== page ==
THE DISTILLERY: Miner fatigue

Jotters chew over the declining prospects for the mining sector, while others tackle the ongoing Billabong debacle.

Two commentators from the Fairfax newspapers have got their hands on reports that reflect rather poorly on the trajectory of Australia’s mining sector. One of them indicates that the boom was starting to cool months ago. Meanwhile, another three examine the lightened dance card of Billabong International, with two concluding that it mightn’t be just the embattled retailer that’s embarrassed.

Fairfax’s Adele Ferguson has got her hands on a report that points to a construction industry indicator that shows the mining boom was starting to ease well before BHP Billiton and Fortescue Metals Group announced their project deferrals. This was going on way back in March-June.

"A survey of 20 of the country's biggest construction companies reveals that work won in the mining sector dived a huge 27 per cent in the June quarter. In dollar terms, this represents a downturn in mining work from $27 billion in the March quarter to an estimated $19 billion in the June quarter. In the March quarter last year, work won was more than $30 billion. The figures, released to this columnist by Infrastructure Partnerships Australia and forecasting group BIS Shrapnel, put into perspective why most mining services companies will have to follow the lead of Boart Longyear, Macmahon Holdings and NRW Holdings and lower earnings guidance for 2013.”

Fairfax’s Malcolm Maiden has also flipped through a mining industry-related report, this one from the Mineral Council of Australia, released this week. While the writer admits the material is undoubtedly self-serving for the council, it also speaks of the vulnerability of Australia’s golden age.

"Resources sector construction wages that account for between a third and half of mine development costs grew by 9 per cent a year on average in the decade to 2011. Engineering wages here are 60 per cent above the world average. Six years ago, 63 per cent of our thermal coal production was on the bottom half of the global cost curve. Now only 28 per cent of it is. The cost to build an extra tonne of iron ore capacity was $US61 a tonne here in 2007, and $US73 a tonne in the rest of the world. Now is it $US195 a tonne, and the rest of world average is $US150 a tonne. The response? Get project development and operating costs down, and returns up to a point where investment is sucked in, the MCA says. It says the miners are already working to reduce costs (they should be, after writing blank cheques during the boom to expand capacity), but says micro-economic reform is also needed. It is at that point that the dimensions of the problem emerge.”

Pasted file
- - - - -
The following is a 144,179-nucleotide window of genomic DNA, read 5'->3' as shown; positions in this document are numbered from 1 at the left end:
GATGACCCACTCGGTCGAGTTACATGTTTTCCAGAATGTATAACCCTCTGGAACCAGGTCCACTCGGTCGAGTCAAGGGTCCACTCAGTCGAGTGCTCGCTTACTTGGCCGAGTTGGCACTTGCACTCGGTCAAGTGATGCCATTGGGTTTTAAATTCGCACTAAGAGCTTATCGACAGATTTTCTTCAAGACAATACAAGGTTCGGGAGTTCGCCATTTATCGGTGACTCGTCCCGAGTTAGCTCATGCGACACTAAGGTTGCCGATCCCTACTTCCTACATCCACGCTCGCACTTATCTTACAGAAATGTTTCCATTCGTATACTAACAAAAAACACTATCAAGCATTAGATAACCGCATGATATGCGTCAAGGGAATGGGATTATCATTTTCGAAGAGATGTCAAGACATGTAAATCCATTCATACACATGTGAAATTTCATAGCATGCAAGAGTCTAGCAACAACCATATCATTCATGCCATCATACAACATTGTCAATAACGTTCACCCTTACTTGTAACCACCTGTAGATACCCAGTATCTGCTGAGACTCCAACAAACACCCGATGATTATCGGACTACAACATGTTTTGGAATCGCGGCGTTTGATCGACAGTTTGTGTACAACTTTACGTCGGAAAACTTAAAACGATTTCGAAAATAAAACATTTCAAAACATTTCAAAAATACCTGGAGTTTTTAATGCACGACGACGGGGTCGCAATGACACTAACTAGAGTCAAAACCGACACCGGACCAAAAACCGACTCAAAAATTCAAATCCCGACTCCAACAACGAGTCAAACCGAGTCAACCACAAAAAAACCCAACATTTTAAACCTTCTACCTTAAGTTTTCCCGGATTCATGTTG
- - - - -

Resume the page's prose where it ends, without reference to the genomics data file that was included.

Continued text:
Meanwhile, the big corporate story to come out of yesterday was the abandonment of Billabong International by one of its private equity suitors, widely reported to be Bain Capital.

Fairfax’s Elizabeth Knight explains how much weaker Billabong is with just one private equity suitor interested in a $1.45 offer, as well as how far valuations have fallen for the company.

"A single-buyer auction is about the worst place for any seller – particularly if the asset is a dilapidated business. Billabong has become an international house of brands – some of which are travelling better than others and the best of which have been sold off to redress balance-sheet issues. Its iconic Billabong brand has been under pressure and its business model has been called into question. The major shareholder Gordon Merchant (with 16 per cent) rebuffed a golden opportunity to accept a more generous offer from TPG of $3.30 in February.”